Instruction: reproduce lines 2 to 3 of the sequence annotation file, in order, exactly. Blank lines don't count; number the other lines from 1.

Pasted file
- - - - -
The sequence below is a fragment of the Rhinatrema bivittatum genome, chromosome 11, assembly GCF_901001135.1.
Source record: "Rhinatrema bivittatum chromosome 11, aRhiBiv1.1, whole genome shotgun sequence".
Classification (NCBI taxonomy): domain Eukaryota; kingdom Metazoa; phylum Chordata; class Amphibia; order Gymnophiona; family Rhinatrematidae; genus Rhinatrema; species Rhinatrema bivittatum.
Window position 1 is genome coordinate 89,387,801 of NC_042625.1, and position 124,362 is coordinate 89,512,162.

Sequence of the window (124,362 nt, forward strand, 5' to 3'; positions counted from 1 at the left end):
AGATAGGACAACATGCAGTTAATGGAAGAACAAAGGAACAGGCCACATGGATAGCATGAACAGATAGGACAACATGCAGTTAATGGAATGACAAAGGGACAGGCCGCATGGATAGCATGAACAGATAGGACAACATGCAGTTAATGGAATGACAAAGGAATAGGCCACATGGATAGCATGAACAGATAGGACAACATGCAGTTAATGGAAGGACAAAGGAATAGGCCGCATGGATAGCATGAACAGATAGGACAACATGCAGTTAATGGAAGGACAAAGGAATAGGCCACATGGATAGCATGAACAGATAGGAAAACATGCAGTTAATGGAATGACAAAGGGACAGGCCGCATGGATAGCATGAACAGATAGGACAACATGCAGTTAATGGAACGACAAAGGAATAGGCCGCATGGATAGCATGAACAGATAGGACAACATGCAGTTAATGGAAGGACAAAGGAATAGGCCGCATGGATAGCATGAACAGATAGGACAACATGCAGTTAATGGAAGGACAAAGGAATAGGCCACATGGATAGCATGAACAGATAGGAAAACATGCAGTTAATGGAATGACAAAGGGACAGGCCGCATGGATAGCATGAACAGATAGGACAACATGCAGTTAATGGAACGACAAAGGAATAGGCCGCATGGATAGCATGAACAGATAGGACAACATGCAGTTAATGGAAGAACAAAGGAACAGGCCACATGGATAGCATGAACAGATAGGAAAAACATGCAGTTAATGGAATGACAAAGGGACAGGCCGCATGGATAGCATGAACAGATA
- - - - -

Source record: "Rhinatrema bivittatum chromosome 11, aRhiBiv1.1, whole genome shotgun sequence".
Classification (NCBI taxonomy): domain Eukaryota; kingdom Metazoa; phylum Chordata; class Amphibia; order Gymnophiona; family Rhinatrematidae; genus Rhinatrema; species Rhinatrema bivittatum.